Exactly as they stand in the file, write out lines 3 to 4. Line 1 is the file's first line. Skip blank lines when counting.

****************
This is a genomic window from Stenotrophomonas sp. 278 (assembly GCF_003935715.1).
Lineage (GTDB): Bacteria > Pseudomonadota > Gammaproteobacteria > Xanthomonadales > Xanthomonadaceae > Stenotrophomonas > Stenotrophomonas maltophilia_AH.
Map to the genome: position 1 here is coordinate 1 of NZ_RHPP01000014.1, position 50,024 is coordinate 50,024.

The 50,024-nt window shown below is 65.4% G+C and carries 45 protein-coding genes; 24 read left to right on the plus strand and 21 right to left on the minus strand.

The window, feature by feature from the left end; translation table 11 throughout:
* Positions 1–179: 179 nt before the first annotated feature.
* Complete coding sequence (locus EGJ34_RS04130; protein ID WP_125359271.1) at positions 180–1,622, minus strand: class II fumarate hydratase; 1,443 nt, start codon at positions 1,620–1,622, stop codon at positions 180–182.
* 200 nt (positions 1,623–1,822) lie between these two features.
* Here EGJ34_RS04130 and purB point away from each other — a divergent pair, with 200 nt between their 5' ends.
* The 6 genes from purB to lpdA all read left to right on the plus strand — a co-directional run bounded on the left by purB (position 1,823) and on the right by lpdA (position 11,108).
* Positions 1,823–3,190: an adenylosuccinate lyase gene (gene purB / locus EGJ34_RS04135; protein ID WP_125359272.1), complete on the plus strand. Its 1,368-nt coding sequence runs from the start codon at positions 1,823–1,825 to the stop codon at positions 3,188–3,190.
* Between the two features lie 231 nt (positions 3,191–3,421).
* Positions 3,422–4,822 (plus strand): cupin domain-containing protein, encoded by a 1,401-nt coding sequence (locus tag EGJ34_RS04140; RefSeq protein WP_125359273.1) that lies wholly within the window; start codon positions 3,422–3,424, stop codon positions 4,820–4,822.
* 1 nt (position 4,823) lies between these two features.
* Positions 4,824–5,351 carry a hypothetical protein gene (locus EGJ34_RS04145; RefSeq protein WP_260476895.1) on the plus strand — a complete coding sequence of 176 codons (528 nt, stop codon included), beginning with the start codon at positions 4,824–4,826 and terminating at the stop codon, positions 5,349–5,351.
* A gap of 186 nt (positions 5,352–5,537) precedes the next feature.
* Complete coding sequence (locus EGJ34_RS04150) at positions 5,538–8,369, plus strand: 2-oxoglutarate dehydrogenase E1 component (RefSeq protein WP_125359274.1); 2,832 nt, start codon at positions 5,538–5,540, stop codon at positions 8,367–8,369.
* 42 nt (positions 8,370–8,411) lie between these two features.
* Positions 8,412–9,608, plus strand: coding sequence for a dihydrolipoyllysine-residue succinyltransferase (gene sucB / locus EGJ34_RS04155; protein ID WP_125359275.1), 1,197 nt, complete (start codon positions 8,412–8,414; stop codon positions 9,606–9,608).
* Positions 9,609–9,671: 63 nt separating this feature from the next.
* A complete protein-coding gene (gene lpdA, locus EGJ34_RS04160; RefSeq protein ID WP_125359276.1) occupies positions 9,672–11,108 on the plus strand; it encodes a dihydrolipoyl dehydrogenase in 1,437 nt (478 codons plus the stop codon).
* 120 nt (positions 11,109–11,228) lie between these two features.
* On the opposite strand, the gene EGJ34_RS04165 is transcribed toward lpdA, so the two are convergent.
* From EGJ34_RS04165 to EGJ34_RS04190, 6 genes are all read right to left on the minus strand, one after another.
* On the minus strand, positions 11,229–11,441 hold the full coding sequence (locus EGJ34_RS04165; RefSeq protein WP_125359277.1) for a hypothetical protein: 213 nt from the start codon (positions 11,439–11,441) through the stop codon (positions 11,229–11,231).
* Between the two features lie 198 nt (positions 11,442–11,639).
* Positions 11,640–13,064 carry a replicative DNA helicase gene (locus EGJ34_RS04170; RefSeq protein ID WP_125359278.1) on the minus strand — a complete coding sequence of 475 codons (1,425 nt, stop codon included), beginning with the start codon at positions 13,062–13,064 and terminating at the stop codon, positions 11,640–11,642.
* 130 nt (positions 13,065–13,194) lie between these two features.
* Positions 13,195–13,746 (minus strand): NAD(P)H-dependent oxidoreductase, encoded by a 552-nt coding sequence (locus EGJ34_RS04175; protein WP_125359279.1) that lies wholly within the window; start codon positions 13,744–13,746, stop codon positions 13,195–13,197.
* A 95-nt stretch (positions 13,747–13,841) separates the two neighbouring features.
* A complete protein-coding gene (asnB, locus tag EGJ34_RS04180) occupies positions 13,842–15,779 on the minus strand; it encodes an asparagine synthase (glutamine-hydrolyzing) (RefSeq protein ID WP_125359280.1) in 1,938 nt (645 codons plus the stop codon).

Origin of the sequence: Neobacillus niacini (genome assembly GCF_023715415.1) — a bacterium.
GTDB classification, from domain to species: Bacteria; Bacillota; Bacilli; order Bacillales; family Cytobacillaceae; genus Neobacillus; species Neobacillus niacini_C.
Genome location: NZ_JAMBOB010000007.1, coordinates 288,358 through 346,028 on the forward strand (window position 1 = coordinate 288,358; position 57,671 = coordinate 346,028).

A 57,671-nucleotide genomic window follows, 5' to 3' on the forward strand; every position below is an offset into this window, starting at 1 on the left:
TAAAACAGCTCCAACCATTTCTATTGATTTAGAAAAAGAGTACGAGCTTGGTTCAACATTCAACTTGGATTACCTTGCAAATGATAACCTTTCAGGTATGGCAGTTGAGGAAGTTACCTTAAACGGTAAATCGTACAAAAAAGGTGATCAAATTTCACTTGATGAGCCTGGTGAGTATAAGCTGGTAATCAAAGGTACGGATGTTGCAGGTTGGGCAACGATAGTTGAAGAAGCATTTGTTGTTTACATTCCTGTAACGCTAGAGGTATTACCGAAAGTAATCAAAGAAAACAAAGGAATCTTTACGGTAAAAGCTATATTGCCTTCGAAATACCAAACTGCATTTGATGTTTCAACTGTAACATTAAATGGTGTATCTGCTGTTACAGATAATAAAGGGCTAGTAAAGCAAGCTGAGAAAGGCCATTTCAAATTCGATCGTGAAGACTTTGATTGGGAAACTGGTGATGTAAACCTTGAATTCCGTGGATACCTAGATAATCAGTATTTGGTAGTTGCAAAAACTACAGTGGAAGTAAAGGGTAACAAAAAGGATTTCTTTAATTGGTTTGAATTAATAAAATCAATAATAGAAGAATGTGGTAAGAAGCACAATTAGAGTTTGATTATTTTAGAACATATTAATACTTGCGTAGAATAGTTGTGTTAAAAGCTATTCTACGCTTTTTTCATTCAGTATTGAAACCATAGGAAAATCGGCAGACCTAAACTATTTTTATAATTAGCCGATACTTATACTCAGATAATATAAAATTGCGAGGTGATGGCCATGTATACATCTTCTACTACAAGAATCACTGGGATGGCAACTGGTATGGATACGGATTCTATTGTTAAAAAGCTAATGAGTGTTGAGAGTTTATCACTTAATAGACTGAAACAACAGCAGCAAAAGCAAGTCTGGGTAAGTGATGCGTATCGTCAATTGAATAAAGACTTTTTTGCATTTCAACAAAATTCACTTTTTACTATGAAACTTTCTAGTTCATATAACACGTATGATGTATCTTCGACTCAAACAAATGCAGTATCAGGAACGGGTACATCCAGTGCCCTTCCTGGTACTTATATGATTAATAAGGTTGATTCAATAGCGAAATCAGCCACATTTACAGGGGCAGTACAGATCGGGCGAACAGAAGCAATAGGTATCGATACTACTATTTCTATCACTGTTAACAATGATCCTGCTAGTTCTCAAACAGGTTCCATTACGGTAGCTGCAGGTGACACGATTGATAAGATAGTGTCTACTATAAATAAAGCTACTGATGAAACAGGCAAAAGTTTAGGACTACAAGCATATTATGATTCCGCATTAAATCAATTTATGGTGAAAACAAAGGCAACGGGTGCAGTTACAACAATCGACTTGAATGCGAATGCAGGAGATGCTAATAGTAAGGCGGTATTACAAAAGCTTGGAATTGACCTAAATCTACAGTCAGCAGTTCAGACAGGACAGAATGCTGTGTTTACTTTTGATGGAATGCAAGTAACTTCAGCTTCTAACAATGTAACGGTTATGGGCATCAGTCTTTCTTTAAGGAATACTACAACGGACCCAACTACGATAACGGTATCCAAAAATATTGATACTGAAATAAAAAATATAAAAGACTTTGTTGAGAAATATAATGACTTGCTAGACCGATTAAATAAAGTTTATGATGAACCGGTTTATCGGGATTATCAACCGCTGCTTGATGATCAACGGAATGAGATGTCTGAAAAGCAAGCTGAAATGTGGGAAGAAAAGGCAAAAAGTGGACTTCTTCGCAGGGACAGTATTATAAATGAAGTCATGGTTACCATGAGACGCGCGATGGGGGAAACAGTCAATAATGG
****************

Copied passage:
Map to the genome: position 1 here is coordinate 1 of NZ_RHPP01000014.1, position 50,024 is coordinate 50,024.

The 50,024-nt window shown below is 65.4% G+C and carries 45 protein-coding genes; 24 read left to right on the plus strand and 21 right to left on the minus strand.